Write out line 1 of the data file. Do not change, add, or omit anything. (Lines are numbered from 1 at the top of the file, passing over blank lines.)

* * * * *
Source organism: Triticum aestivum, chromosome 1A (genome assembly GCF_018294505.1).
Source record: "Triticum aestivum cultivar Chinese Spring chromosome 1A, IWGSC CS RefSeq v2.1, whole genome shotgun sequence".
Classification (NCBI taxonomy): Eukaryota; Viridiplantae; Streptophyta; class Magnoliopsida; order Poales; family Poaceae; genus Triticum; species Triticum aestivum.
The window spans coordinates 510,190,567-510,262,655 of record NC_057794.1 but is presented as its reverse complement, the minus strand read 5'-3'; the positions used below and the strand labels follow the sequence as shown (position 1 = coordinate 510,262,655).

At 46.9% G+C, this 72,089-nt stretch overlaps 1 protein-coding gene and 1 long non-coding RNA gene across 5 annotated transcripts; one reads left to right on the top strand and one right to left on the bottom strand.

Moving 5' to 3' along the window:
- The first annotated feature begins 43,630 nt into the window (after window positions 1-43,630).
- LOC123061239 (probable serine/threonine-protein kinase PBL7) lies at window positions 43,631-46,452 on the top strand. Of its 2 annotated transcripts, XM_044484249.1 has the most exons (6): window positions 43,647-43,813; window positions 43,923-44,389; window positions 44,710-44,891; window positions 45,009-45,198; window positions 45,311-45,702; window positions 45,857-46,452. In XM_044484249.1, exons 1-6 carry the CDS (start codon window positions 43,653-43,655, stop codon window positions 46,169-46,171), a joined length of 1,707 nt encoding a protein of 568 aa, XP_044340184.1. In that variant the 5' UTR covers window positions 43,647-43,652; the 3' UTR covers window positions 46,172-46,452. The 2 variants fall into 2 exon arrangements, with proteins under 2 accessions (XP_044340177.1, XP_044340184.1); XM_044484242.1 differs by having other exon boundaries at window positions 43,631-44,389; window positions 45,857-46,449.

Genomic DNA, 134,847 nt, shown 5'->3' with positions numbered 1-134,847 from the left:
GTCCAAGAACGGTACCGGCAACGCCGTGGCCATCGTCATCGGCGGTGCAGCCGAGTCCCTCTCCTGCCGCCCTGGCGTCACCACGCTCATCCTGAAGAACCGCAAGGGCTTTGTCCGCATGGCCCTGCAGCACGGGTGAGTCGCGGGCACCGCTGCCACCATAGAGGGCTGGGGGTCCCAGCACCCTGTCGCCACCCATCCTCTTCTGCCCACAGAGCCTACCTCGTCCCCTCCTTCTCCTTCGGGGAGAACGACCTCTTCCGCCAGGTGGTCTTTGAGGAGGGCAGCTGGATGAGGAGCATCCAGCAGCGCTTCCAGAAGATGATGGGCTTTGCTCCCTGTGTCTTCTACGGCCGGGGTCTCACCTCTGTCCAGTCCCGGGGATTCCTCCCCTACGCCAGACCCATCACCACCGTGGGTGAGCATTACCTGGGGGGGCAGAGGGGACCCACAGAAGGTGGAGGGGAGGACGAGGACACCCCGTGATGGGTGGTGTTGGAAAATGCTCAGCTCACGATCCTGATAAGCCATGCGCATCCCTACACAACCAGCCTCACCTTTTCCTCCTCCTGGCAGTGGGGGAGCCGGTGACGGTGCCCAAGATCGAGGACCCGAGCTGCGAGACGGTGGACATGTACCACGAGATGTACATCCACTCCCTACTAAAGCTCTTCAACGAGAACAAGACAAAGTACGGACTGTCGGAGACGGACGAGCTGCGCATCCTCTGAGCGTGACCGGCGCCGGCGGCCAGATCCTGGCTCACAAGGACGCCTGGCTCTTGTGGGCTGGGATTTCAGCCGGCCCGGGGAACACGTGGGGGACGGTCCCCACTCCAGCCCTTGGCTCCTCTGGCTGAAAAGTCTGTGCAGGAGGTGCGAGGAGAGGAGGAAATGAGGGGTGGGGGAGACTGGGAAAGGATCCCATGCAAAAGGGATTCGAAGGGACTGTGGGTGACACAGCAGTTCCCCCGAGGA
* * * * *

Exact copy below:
Source organism: Triticum aestivum, chromosome 1A (genome assembly GCF_018294505.1).